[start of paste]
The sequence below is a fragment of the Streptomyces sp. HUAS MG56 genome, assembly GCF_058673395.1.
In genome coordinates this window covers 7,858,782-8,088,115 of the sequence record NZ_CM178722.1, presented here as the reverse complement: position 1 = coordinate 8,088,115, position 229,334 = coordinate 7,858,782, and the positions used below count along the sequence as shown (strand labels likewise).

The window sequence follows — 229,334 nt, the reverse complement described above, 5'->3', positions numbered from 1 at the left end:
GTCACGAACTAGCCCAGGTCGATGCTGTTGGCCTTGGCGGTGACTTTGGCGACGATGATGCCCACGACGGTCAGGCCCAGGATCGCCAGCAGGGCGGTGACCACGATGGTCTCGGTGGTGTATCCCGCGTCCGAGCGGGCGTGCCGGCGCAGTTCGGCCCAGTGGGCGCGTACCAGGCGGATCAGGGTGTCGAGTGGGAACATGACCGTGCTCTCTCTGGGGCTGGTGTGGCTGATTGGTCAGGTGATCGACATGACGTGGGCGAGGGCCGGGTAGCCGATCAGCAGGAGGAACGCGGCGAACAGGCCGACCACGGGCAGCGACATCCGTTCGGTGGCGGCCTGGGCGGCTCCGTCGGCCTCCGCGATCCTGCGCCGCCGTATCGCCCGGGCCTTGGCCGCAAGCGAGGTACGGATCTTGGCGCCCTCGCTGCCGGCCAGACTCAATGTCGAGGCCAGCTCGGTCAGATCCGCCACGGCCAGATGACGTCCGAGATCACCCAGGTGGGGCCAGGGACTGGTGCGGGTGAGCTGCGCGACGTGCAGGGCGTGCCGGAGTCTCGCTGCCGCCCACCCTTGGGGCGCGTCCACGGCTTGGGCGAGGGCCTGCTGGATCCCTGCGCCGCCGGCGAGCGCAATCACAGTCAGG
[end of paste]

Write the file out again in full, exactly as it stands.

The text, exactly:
The sequence below is a fragment of the Streptomyces sp. HUAS MG56 genome, assembly GCF_058673395.1.
In genome coordinates this window covers 7,858,782-8,088,115 of the sequence record NZ_CM178722.1, presented here as the reverse complement: position 1 = coordinate 8,088,115, position 229,334 = coordinate 7,858,782, and the positions used below count along the sequence as shown (strand labels likewise).

The window sequence follows — 229,334 nt, the reverse complement described above, 5'->3', positions numbered from 1 at the left end:
GTCACGAACTAGCCCAGGTCGATGCTGTTGGCCTTGGCGGTGACTTTGGCGACGATGATGCCCACGACGGTCAGGCCCAGGATCGCCAGCAGGGCGGTGACCACGATGGTCTCGGTGGTGTATCCCGCGTCCGAGCGGGCGTGCCGGCGCAGTTCGGCCCAGTGGGCGCGTACCAGGCGGATCAGGGTGTCGAGTGGGAACATGACCGTGCTCTCTCTGGGGCTGGTGTGGCTGATTGGTCAGGTGATCGACATGACGTGGGCGAGGGCCGGGTAGCCGATCAGCAGGAGGAACGCGGCGAACAGGCCGACCACGGGCAGCGACATCCGTTCGGTGGCGGCCTGGGCGGCTCCGTCGGCCTCCGCGATCCTGCGCCGCCGTATCGCCCGGGCCTTGGCCGCAAGCGAGGTACGGATCTTGGCGCCCTCGCTGCCGGCCAGACTCAATGTCGAGGCCAGCTCGGTCAGATCCGCCACGGCCAGATGACGTCCGAGATCACCCAGGTGGGGCCAGGGACTGGTGCGGGTGAGCTGCGCGACGTGCAGGGCGTGCCGGAGTCTCGCTGCCGCCCACCCTTGGGGCGCGTCCACGGCTTGGGCGAGGGCCTGCTGGATCCCTGCGCCGCCGGCGAGCGCAATCACAGTCAGG